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Countries want tourists back if they’re vaccinated. That may lead to vaccine passports.

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A picture taken on March 3, 2021 in Paris shows a vaccine vial reading "COVID-19 vaccine" on top of a European passport.

"The train’s left the station. It's happening," says Jen Kates, director of global health policy at the Kaiser Family Foundation. "So many countries have said they're doing this. It's just a matter of how to make it work," and how to make it as fair and equitable as possible. Joel Saget/AFP via Getty Images

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The European Union has announced that some time this summer, it plans to reopen to tourists, including travelers from the U.S. who are fully vaccinated. But determining who has been vaccinated will require a system.

A lot of countries that rely on tourism are in a hurry to welcome visitors back, said Glenn Melnick, a health economist at the University of Southern California.

“There’s tremendous pressure to reopen for a lot of countries, right? Thailand, for example,” Melnick said. Tourism accounted for about 12% of its GDP before the pandemic.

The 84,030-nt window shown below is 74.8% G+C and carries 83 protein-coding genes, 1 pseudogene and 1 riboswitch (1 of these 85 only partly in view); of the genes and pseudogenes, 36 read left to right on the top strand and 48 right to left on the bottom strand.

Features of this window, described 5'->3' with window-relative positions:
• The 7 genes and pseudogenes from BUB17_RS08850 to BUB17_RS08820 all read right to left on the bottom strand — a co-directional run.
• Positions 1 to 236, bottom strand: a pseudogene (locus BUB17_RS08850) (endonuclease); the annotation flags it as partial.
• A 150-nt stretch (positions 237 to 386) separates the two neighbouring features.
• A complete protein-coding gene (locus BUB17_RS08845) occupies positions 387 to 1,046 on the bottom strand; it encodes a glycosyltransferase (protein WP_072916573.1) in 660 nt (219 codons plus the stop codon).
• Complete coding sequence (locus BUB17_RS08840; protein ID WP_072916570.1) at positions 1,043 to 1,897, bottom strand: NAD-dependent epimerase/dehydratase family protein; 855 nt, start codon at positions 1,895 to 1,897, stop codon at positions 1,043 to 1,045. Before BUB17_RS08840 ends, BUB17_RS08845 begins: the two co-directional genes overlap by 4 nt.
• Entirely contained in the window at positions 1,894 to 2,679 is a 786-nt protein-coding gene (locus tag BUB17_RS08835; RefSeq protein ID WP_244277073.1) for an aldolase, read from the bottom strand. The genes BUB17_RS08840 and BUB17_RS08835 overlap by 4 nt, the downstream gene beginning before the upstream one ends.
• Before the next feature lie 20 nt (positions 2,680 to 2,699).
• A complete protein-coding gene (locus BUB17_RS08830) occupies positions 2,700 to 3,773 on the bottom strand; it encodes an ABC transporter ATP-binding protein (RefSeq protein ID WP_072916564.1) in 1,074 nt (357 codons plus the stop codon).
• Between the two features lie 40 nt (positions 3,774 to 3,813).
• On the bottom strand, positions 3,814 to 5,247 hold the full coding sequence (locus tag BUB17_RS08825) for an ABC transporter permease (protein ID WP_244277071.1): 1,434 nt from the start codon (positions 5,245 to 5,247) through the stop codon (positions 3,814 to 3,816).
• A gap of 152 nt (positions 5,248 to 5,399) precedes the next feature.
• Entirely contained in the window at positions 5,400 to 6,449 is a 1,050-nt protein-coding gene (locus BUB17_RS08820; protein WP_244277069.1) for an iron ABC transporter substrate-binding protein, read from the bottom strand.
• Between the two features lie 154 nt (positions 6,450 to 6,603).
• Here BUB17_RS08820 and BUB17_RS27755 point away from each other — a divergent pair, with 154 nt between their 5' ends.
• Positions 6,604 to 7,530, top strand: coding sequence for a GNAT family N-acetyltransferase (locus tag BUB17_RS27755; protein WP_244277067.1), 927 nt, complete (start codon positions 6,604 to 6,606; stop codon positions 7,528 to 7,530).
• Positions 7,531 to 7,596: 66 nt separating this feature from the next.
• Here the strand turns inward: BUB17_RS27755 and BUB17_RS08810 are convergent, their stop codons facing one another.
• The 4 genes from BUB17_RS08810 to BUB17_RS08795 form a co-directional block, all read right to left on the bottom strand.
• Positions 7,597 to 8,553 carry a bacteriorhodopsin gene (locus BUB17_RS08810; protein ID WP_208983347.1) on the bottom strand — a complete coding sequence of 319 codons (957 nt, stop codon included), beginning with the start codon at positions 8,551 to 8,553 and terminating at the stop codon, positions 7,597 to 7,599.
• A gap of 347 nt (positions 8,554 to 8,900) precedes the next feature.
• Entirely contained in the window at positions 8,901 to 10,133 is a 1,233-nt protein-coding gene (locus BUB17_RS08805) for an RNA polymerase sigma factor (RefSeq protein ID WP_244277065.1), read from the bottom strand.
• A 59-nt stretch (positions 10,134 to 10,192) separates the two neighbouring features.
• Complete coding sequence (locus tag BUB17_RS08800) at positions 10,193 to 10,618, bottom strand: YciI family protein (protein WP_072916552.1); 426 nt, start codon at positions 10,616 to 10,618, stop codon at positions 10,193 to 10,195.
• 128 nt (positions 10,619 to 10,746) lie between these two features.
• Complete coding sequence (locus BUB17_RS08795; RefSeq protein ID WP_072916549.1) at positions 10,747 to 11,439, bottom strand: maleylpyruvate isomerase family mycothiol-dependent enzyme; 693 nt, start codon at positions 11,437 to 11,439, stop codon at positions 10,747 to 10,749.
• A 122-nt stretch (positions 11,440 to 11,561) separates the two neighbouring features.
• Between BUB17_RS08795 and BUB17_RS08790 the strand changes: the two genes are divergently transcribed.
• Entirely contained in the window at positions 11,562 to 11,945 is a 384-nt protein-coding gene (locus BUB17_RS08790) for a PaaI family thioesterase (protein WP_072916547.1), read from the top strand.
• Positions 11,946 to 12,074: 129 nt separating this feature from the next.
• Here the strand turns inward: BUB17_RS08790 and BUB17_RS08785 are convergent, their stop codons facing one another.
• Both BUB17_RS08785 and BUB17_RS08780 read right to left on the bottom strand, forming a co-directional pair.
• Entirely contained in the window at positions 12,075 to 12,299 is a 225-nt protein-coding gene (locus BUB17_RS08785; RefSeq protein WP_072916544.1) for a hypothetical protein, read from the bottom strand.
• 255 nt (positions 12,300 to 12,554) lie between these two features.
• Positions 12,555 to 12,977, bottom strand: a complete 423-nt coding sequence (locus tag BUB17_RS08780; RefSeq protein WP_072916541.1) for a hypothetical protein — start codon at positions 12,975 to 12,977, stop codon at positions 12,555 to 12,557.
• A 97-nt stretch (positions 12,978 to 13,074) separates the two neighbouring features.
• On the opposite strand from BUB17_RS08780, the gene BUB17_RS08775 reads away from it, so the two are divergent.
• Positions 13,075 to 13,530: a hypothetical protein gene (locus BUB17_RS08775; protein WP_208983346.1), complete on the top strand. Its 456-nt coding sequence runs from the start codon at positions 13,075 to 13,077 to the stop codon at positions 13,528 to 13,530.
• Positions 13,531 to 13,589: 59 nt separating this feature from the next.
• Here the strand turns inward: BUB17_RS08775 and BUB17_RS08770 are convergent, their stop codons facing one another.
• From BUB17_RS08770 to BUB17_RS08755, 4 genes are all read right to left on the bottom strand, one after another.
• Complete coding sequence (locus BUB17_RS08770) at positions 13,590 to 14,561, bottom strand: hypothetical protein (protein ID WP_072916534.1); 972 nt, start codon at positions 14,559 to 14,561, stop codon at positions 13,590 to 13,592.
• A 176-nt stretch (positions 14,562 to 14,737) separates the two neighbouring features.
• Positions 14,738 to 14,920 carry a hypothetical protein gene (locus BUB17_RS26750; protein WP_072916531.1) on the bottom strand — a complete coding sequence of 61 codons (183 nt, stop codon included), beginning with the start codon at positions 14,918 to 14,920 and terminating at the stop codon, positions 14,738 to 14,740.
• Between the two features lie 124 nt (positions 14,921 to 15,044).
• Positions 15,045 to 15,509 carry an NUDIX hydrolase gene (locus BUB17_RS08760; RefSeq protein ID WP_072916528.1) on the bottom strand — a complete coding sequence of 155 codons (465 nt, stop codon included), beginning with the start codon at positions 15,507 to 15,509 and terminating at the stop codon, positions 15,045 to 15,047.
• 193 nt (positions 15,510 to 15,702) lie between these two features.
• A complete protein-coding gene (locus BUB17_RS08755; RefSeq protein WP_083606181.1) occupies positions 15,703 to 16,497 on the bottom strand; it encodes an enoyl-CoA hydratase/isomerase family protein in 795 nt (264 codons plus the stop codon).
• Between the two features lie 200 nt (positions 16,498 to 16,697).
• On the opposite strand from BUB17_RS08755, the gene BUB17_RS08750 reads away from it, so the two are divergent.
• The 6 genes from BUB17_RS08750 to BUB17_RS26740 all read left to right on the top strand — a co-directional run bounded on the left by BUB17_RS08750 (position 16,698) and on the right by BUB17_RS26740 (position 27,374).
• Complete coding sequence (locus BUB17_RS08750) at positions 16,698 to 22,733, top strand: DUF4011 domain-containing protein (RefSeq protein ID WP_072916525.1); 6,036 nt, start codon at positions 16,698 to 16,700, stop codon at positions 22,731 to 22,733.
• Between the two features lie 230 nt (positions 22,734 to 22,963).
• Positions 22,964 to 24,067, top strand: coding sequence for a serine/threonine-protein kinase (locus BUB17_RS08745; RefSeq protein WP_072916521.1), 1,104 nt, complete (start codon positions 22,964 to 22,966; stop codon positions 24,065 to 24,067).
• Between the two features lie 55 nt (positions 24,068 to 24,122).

“France is the same,” Melnick said. “Other European countries that, you know, in the summer, [there are] tremendous economic benefits of opening up.”

With COVID still very much a threat, a growing number of countries see vaccine passports as a way to get those economic benefits safely. Lots of countries already require vaccination for yellow fever and recommend it for other diseases. But Jen Kates, director of global health policy at the Kaiser Family Foundation, said there is no international system for COVID yet.

“Each country is kind of doing its own thing,” Kates said. “And so that means that there’s potentially different systems, there’s different vaccines that are recognized.”

It also means countries are also still figuring out what to require as proof of vaccination and how to verify that proof when there’s no international database. In the age of Photoshop, those white cards the CDC is issuing are easy to forge.

In spite of all those issues, Kates said, at this point, it’s not really a question of if vaccine passports are a good idea.

“The train’s left the station. It’s happening,” she said. “So many countries have said they’re doing this. It’s just a matter of how to make it work,” and how to make it as fair and equitable as possible.

Dr. Wafaa El-Sadr, an epidemiologist at Columbia University, said that right now requiring COVID vaccination to travel wouldn’t be equitable.

“In many ways, it will allow for a privileged minority to be able to travel easily, without restrictions, versus the vast majority of the people in this world today who have little chance of getting a vaccine anytime soon,” El-Sadr said.

In many countries, it could be a couple of years before there is enough vaccine to go around.

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